The Cortland Review

Gerald Stern
Five poems by Gerald Stern.

Christopher Buckley
Michael Burkard
Jeff Friedman
Ross Gay
Jack Gilbert This marks an author's first online publication
Linda Gregg
Jane Hirshfield
Tony Hoagland
Joan Larkin
Dorianne Laux
Jan Heller Levi
Anne Marie Macari
Ed Ochester
Alicia Ostriker
Kathleen Peirce This marks an author's first online publication
Peter Richards
Ira Sadoff
Jean Valentine
Arthur Vogelsang This marks an author's first online publication
Judith Vollmer
Anne Waldman
Peter Waldor
Michael Waters This marks an author's first online publication
"The Final Vocabulary of Gerald Stern" by David Rigsbee.

Book Review
"Save the Last Dance" by Gerald Stern—Book Review, by David Rigsbee.

Ross Gay

Ross Gay's first book is Against Which (CavanKerry Press, 2006). He is the recipient of a Pennsylvania Council on the Arts individual artist's grant and is on the faculty at Indiana University and Drew University's low-residency M.F.A. program.

Say It    

If I told you we were slapping the beat to some
Barry White jam crooning from the boombox
and that every single one of us at one point or another
jumped up to shake what shook on us and there were lines of us
in step and a loon in every one of our mouths who knew
and one of us in his pressed shirt dancing his dead father's
hunchbacked smooth and another singing back up like hers
and another shaking his head no but meaning yes,
oh yes—and if I told you the proprietor of this roti joint
dragged his wife from the kitchen where she was busy
currying chana for the best doubles in Brooklyn
so she too might witness this unabashed racket, this stampede
of glee and goof, this clan of black clad—and if I told you
today we laid down one too young
to lay down:
             praise the body its miraculous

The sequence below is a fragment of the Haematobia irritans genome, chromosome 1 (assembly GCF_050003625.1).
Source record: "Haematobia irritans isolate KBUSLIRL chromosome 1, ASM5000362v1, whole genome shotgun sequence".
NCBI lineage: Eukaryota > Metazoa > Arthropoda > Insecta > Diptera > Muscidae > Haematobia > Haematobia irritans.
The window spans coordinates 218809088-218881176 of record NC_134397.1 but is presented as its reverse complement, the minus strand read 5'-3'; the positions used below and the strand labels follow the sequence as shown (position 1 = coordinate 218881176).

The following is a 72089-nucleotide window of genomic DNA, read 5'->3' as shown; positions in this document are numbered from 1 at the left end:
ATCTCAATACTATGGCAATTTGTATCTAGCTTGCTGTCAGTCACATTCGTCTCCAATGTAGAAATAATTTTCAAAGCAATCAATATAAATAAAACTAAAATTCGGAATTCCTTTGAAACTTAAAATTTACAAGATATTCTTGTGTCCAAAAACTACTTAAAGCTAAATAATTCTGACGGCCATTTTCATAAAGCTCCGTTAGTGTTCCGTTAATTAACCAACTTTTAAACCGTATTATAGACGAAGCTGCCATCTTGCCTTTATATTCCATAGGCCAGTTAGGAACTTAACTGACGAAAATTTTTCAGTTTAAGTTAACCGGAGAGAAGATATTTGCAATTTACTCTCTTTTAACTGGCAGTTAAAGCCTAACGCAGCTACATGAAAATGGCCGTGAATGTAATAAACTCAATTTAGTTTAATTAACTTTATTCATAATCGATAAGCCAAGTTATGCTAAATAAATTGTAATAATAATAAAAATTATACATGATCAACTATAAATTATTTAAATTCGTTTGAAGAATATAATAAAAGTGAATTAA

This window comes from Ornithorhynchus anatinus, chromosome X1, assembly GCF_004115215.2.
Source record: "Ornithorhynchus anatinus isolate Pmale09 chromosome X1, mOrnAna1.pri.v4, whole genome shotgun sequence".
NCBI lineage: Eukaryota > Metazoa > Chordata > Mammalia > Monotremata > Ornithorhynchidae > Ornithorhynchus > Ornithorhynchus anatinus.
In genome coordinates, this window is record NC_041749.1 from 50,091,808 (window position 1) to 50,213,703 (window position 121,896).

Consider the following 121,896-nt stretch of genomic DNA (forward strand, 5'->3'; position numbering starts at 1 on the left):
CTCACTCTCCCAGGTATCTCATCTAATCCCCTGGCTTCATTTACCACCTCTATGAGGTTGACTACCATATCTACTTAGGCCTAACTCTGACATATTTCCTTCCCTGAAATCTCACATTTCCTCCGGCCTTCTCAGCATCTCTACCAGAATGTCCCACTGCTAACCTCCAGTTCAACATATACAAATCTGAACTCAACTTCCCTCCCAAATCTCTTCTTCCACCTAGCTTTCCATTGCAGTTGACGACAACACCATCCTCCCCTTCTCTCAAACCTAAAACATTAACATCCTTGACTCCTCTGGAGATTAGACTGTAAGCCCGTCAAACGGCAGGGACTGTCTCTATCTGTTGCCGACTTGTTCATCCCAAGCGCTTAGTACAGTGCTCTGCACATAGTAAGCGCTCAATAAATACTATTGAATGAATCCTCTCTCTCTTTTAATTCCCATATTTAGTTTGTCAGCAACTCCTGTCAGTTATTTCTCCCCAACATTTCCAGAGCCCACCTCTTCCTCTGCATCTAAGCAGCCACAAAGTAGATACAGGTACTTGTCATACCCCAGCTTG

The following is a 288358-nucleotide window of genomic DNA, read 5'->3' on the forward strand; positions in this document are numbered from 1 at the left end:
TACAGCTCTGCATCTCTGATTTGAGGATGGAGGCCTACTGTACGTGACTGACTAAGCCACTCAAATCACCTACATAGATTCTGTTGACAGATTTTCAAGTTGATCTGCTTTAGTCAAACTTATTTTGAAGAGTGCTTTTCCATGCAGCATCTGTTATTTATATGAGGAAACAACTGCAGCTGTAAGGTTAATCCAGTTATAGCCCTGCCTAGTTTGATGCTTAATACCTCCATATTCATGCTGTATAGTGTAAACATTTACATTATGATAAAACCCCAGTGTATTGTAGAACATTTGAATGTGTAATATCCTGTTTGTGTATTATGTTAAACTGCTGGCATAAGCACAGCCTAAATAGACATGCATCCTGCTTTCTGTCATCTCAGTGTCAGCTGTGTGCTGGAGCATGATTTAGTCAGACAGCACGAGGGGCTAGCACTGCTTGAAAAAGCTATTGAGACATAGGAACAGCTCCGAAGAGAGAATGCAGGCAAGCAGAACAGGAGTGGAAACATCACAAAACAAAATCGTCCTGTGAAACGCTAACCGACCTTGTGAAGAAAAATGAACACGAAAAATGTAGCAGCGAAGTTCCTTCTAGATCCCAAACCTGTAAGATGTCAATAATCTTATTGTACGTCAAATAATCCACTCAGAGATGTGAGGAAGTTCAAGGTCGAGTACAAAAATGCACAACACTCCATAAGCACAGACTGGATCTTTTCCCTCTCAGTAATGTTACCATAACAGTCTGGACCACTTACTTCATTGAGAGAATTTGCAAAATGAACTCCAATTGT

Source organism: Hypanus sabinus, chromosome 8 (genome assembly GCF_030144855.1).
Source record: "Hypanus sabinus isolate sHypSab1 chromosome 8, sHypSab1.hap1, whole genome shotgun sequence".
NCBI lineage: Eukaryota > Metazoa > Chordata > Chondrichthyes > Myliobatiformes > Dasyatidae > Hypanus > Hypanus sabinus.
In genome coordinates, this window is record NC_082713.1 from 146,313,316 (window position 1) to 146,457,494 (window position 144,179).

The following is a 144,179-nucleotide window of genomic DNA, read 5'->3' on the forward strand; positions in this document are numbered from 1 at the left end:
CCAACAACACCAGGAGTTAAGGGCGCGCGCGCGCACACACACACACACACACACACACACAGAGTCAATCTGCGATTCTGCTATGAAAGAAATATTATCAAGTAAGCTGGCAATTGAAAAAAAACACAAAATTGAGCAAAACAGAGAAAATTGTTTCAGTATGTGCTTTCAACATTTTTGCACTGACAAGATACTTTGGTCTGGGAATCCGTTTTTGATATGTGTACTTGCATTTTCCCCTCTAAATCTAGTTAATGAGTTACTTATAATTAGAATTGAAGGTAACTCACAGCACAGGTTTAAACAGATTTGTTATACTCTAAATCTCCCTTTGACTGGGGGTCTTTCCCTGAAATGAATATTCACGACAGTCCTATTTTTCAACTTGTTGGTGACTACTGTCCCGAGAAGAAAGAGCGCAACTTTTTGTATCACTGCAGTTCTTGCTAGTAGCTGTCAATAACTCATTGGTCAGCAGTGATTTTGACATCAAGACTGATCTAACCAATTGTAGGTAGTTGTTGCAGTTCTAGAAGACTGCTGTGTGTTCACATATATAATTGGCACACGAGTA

stutter and thrum. Praise its slosh and drag and drone
and every bony particulate diving toward the dirt.  
The rampant heart its last kick and holler. The blood
clot's last long swim to the lung. Praise the lung
its last whistle, and the kidney's no more—
say this; say praise
the machine hiss your father became
and the quick way he gave it up; say
praise the liver's dread swell.
Say it again. Say it with your heart and neck
and lent throat gaped and flayed
to the sky. Say it covering someone's hand
with yours, straightening your tie. Say it
to the earth's fat mouth. Say it the way
you can turn on your heel to spark fire and make
your limber hip twist like a lesser storm,
or the way there is a storm between
your two good hips which are good
good music if you listen;
say it in your polished shoes,
to the organist say it too; praise the heart
Its rivers and each rope twisted in the body,
and every bird housed in the body:
vulture, gull, raven, jackrabbit, cask
wick and flame a bird too; say
praise to flame a bird too; praise to the nerve
endings in your teeth, and to your tongue
like a blind man's hand reading
her teeth, and the tongue inside the eyes,
and the nose in the tongue and the heart
in the tongue; say praise to salt,
tear, stain and skin ripped apart
like a kite flipping in the wind, praise
the rip in the kite and the geese flying through it, praise
the wings you swore you had
when you were six years old and the wings
that remain today; praise
every flower you never smelled
and every dog you never kissed, and the skinny farmer
at the market with bad teeth who gave you
his last cantaloupe and peppers and snap peas who
you never kissed, praise the handful of freckles
dashed across your father's face that you never
kissed until he would not wake again; say it;
say it again; say praise the sunlight
trapped on your father's face
and the body's slapdash racket
slipping away
if you want to or not
clean the dirt from your teeth and the glass
from your fists if you want to or not
tie both your shoes and fix your suspenders
and praise
the heart inside the heart
cracking its shackles, its thunderclap
shrug, its two thousand dolphins waving
goodbye. Praise, every day, the two thousand
dolphins waving goodbye. Shaking off
our hearts and waving goodbye.



© 2008 The Cortland Review